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Parity conservation and the Field-Strength Tensor‏

  1. Mar 9, 2014 #1
    In reexamining chapter 11 of Jackson's Classical Electrodynamics, especially equations 11.148, it seems obvious that in placing the E and B transformation values into the electro-magnetic field-strength tensor one is ignoring the standard rules which do not allow combining polar vectors and axial vectors, or in this case, scalars and pseudoscalars. The result is that one loses parity information.

    That usage apparently originated with Minkowski. How did he motivate that apparent lapse of rigor? How did the receivers of that usage justify its acceptance?

    On page 558 Jackson states "Transformation (11.149) shows that E and B have no independent existence. A purely electric or magnetic field in one coordinate system will appear as a mixture of electric and magnetic fields in another coordinate frame."

    Isn't he ignoring the fact that the electro-magnetic field-strength tensor obliterates the parity designations implicit in the separation of E and B fields?

    Pauli, on p. 78 and 79 of his monograph on relativity delves a little deeper and seems to say that one may choose one of two different forms for the electro-magnetic field-strength tensor, one of which he calls the dual tensor. But the issue remains. The parity conservation rules from classical EM evaporate leaving an indeterminacy, don't they?
     
  2. jcsd
  3. Mar 9, 2014 #2
    Look at the transformation carefully and you will see that parity is NOT violated by the transformation.
     
  4. Mar 9, 2014 #3
    I didn't say it was violated, but rather becomes indeterminate. But yes, further details in its handling seem necessary.
     
  5. Mar 9, 2014 #4
    No, it doesn't become indeterminate. Look harder.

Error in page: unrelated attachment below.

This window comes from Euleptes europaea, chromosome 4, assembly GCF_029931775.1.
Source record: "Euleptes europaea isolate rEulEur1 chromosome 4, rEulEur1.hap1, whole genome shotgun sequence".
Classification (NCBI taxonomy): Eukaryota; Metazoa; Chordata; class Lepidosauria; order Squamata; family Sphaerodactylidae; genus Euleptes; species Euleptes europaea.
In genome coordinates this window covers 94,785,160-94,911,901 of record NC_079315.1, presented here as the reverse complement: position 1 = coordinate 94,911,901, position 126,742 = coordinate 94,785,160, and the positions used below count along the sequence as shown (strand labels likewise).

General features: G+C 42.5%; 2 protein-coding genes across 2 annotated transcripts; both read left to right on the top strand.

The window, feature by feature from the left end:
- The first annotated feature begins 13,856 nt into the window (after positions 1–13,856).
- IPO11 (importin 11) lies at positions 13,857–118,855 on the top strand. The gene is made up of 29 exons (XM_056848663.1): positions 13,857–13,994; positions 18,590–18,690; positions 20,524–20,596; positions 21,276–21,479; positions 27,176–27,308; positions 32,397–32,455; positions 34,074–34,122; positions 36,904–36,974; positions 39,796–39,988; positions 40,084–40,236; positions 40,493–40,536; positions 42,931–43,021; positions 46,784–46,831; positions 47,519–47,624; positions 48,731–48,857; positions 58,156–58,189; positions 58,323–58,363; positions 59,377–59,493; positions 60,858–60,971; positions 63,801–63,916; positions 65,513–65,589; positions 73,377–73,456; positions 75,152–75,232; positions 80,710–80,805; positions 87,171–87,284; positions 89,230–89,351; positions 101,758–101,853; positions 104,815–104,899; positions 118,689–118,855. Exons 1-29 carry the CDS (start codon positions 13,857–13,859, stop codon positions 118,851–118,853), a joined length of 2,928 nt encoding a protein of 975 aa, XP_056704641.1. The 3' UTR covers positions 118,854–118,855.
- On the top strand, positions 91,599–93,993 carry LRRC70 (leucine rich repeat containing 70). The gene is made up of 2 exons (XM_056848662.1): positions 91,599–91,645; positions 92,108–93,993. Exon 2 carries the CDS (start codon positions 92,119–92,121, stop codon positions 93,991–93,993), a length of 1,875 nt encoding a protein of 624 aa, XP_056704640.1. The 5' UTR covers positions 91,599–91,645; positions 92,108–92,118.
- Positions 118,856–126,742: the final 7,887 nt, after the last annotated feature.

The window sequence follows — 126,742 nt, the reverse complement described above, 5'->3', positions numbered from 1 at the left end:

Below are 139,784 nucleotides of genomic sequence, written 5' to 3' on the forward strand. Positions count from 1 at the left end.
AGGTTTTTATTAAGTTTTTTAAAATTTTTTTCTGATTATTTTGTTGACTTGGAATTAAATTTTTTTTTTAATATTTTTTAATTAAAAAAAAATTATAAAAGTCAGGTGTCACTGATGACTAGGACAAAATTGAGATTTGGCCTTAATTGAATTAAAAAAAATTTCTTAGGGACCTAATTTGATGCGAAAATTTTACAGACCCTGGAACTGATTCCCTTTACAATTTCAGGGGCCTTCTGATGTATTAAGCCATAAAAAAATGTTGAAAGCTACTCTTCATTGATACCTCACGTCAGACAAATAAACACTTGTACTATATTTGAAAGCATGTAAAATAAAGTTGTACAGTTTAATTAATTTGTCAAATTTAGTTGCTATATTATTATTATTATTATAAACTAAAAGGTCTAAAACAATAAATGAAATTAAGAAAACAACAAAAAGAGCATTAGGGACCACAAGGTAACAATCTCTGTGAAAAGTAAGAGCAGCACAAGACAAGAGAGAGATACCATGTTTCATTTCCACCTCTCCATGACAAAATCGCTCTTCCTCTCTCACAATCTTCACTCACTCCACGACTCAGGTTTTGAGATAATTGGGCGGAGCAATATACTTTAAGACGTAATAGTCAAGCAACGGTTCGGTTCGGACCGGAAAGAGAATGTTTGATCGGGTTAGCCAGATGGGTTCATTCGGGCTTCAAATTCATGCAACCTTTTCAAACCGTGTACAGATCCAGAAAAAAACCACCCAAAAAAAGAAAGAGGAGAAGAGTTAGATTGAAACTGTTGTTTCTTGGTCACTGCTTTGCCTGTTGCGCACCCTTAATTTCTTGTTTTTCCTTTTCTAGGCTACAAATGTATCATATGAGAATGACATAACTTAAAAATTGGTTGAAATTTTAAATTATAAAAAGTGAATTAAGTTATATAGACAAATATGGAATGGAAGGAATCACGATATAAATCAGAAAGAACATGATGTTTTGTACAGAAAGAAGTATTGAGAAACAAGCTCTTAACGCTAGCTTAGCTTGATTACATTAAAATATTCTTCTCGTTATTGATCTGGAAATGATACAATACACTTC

6. Mar 9, 2014 #5

    PeterDonis

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    No, one doesn't, because B is not really a vector; it's an antisymmetric 2nd-rank tensor, which can simply be incorporated directly into the EM field tensor. Parity only comes into play when you insist on working with axial vectors instead of antisymmetric 2nd-rank tensors, because converting the latter into the former forces you to make a parity choice, corresponding to which direction the standard "normal" vector to a plane points. In other words, when you work with axial vectors, the vector by itself doesn't contain all the information that was in the corresponding antisymmetric 2nd-rank tensor; some of that information now resides in the definition of the standard "normal" to a plane. If you work with the tensors directly, all the information is in the tensor.
     
  7. Mar 9, 2014 #6
    For reference, here are Jackson's equations (11.149) [tex]{\bf E'} = \gamma ({\bf E} + \boldsymbol{\beta \times} {\bf B} ) - \frac{\gamma ^2}{\gamma+1}\boldsymbol{\beta}(\boldsymbol{\beta} \cdot {\bf E}),[/tex] and [tex]{\bf B'} = \gamma ({\bf B} - \boldsymbol{\beta \times} {\bf E}) - \frac{\gamma ^2}{\gamma+1}\boldsymbol{\beta}(\boldsymbol{\beta} \cdot {\bf B}).[/tex]
     
  8. Mar 9, 2014 #7

    PeterDonis

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    PhilDSP, note a key property of these equations:

    In the first equation, ##\bf{B}## only appears in a cross product; while in the second equation, ##\bf{E}## only appears in a cross product. The cross product converts polar vectors to axial vectors and vice versa; so all the terms in each equation are the same kind of vector, hence parity information is not lost.

    In other words, taking a cross product involves making a parity choice, just as converting a 2nd-rank antisymmetric tensor to an axial vector does (since a cross product actually *is* a 2nd-rank antisymmetric tensor "under the hood", so writing it as a vector requires exactly such a conversion).
     
  9. Mar 9, 2014 #8
    Okay thanks! That's pretty obvious from 11.149. And in 11.148 a lot of terms from the cross product drop out because the motion is specified to be along the x axis.

    I need to ponder the subtleties of this a bit more.
     
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